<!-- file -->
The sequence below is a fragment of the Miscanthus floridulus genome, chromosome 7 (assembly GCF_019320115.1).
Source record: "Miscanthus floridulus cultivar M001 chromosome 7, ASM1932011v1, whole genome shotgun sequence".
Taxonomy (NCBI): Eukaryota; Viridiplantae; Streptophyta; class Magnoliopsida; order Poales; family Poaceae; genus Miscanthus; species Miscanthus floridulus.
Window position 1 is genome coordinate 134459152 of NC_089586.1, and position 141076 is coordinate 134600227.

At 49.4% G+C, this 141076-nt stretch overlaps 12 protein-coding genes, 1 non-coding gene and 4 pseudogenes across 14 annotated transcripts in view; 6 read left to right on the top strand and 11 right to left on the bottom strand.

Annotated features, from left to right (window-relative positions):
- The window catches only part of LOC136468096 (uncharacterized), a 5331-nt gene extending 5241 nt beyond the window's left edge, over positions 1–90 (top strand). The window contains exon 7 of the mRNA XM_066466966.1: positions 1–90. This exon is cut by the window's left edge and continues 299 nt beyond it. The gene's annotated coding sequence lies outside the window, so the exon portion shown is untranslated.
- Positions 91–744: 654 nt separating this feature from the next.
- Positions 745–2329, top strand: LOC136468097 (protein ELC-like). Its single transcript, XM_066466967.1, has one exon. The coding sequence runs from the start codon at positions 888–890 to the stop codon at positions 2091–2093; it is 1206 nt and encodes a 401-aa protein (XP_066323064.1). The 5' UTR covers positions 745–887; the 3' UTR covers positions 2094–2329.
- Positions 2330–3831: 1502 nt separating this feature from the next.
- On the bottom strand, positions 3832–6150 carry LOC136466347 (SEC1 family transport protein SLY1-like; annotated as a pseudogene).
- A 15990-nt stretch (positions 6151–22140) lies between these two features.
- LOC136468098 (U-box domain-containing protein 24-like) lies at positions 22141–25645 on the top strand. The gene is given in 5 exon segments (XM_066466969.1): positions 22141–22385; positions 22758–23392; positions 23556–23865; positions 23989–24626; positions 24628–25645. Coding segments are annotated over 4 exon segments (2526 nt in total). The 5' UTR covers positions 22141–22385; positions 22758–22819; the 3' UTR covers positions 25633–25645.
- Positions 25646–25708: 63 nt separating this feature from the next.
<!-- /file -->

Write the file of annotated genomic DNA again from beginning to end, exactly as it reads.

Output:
The sequence below is a fragment of the Miscanthus floridulus genome, chromosome 7 (assembly GCF_019320115.1).
Source record: "Miscanthus floridulus cultivar M001 chromosome 7, ASM1932011v1, whole genome shotgun sequence".
Taxonomy (NCBI): Eukaryota; Viridiplantae; Streptophyta; class Magnoliopsida; order Poales; family Poaceae; genus Miscanthus; species Miscanthus floridulus.
Window position 1 is genome coordinate 134459152 of NC_089586.1, and position 141076 is coordinate 134600227.

At 49.4% G+C, this 141076-nt stretch overlaps 12 protein-coding genes, 1 non-coding gene and 4 pseudogenes across 14 annotated transcripts in view; 6 read left to right on the top strand and 11 right to left on the bottom strand.

Annotated features, from left to right (window-relative positions):
- The window catches only part of LOC136468096 (uncharacterized), a 5331-nt gene extending 5241 nt beyond the window's left edge, over positions 1–90 (top strand). The window contains exon 7 of the mRNA XM_066466966.1: positions 1–90. This exon is cut by the window's left edge and continues 299 nt beyond it. The gene's annotated coding sequence lies outside the window, so the exon portion shown is untranslated.
- Positions 91–744: 654 nt separating this feature from the next.
- Positions 745–2329, top strand: LOC136468097 (protein ELC-like). Its single transcript, XM_066466967.1, has one exon. The coding sequence runs from the start codon at positions 888–890 to the stop codon at positions 2091–2093; it is 1206 nt and encodes a 401-aa protein (XP_066323064.1). The 5' UTR covers positions 745–887; the 3' UTR covers positions 2094–2329.
- Positions 2330–3831: 1502 nt separating this feature from the next.
- On the bottom strand, positions 3832–6150 carry LOC136466347 (SEC1 family transport protein SLY1-like; annotated as a pseudogene).
- A 15990-nt stretch (positions 6151–22140) lies between these two features.
- LOC136468098 (U-box domain-containing protein 24-like) lies at positions 22141–25645 on the top strand. The gene is given in 5 exon segments (XM_066466969.1): positions 22141–22385; positions 22758–23392; positions 23556–23865; positions 23989–24626; positions 24628–25645. Coding segments are annotated over 4 exon segments (2526 nt in total). The 5' UTR covers positions 22141–22385; positions 22758–22819; the 3' UTR covers positions 25633–25645.
- Positions 25646–25708: 63 nt separating this feature from the next.